Thanksgiving is a major curiosity here in France. Everyone is always asking about it; what it means, why its celebrated, what is eaten, if it is just as important as Christmas–the list continues. So it has been my job to spread the word about this American holiday. Of course I was doing that in French and I found it quick confusing and complicated at times, but luckily I have perfected the breakdown into simplified words and meanings because this past Monday I went into Célénie’s class (essentially 5th graders) and gave them the run down.
We ate Pilgrim hats (so easy and was a major hit), colored a picture of a Pilgrim and Native American, and went through the history of 1621 as best (and as simply) as possible. After they asked me questions about my daily life, much like Louis-Auguste’s class last week. It was funny because in their eyes I live a life in the movies. They asked if I had met Obama, if I have been to this concert, or met that famous person….it was cute but unfortunately I dont live my life like Disney channel portrays it 🙂
All in all, Show and Tell with Beth was another successful adventure!
Happy Thanksgiving to all, and to all a good night
wednesday November 24, in Chevannes….IT SNOWS
This weekend was jam-packed with activities (love when that happens).
Friday I went into Dijon with friends for dinner and drinks. We ate at the Imprimerie which is decorated from top to bottom as a newspaper. The menu, the walls, the things hanging from the ceiling. It’s a very cozy and homey atmosphere. Great for a quick chocolate chaud or a nice sit-down dinner.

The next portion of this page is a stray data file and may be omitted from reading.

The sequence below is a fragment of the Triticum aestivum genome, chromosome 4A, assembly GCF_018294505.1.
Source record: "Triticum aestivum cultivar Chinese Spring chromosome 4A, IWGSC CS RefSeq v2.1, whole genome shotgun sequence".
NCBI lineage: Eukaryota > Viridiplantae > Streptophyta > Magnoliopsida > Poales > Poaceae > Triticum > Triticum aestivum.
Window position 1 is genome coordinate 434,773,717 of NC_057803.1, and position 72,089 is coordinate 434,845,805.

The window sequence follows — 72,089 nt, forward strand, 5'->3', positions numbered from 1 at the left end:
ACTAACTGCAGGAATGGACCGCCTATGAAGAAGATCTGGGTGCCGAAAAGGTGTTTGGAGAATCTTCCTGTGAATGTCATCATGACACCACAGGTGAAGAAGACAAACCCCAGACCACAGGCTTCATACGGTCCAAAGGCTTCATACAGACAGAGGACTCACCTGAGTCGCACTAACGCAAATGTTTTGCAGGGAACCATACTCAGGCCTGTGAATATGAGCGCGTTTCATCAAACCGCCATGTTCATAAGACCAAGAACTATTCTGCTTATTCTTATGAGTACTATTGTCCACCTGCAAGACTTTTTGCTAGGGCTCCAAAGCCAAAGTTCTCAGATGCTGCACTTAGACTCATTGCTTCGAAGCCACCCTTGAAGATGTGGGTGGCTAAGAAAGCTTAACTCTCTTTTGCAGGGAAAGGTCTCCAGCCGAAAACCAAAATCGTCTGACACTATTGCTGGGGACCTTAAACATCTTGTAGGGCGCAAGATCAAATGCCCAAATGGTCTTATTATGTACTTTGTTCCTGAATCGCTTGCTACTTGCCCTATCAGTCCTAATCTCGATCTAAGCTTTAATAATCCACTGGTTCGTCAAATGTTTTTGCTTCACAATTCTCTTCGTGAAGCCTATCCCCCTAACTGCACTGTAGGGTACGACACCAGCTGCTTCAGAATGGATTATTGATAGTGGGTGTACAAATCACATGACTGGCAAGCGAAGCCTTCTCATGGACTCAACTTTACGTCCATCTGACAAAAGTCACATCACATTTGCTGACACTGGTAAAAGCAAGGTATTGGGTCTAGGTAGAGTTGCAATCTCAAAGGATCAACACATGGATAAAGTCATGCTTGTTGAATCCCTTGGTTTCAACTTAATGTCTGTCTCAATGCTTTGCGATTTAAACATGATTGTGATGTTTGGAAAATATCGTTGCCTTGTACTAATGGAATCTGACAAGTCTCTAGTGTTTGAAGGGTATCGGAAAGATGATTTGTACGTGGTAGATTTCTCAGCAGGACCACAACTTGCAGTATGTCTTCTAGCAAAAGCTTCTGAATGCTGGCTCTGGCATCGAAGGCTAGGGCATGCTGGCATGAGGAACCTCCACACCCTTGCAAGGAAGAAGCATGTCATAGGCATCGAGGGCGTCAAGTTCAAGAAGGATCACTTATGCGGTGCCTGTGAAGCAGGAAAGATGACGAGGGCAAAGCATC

Saturday I ate dinner at Libbi & Ben Leroux’s home again (Bonfire night). It was such a nice evening of conversation between people from France, England, Italy, Spain and America (that’s me!). So neat to have so many people at one table, sharing a meal and sharing stories. That night–after Skyping Liz (my friend who was the Au Pair for the Leroux family) I went to bed at their house so that we could get up in the morning to go into Beaune.
This weekend in Beaune was the Vente des Vins des Hospices de Beaune. Here is the lowdown (if you read French click this): When old wine makers died and they had no children to take over their vineyards the hospital in Beaune, which was constructed to help the sick poor people, bought the vineyards. The hospices now has 25 hectares of vineyards with which they make their high-quality wine. So during this weekend, this festival, this auction, all the big shots in the wine community come to Beaune and bid on barrels (these barrels must be bottled in Burgundy). This year a record was set: 400,000 € for one barrel!!!!
Although the auction is a closed event, people watch from the surrounding courtyards. The streets are filled all weekend with people celebrating Beaune’s traditions, buying (and drinking) wine and just enjoying the atmosphere which surrounds this fun event. There are many vendors, parades, marching bands, people dressed in medieval costumes, kid fair rides, dégustations (tastings) of food & wine and of course vin chaud (mulled wine).
Most everything goes on all weekend long but specifically on Saturday there was a 1/2 marathon through the vineyards and the grand event: the auction is on Sunday afternoon.
When we got into town Sunday we wandered the streets a bit before chowing down on escargot (my first time and so delicious with a pesto garlic sauce on top) and then des crêpes and du vin. The crêperie was specially set up for the weekend in an old chapel and was run by many generations of one family. Libbi, Ben, the kids (Zack and Lexi), Libbi’s parents, brother Johnny and his girlfriend all sat and chowed down on crêpe after crêpe. We started with meat and cheese filled ones and finished with chocolate ones. After, I met up with two Au Pair’s from Nuits St. George. We had been trying to get together for some time and this was the perfect opportunity. We sipped on mulled wine as we got to know each other. After some shopping and a stop at the kiddie fair to win a goldfish, they were off and I wandered the streets once more.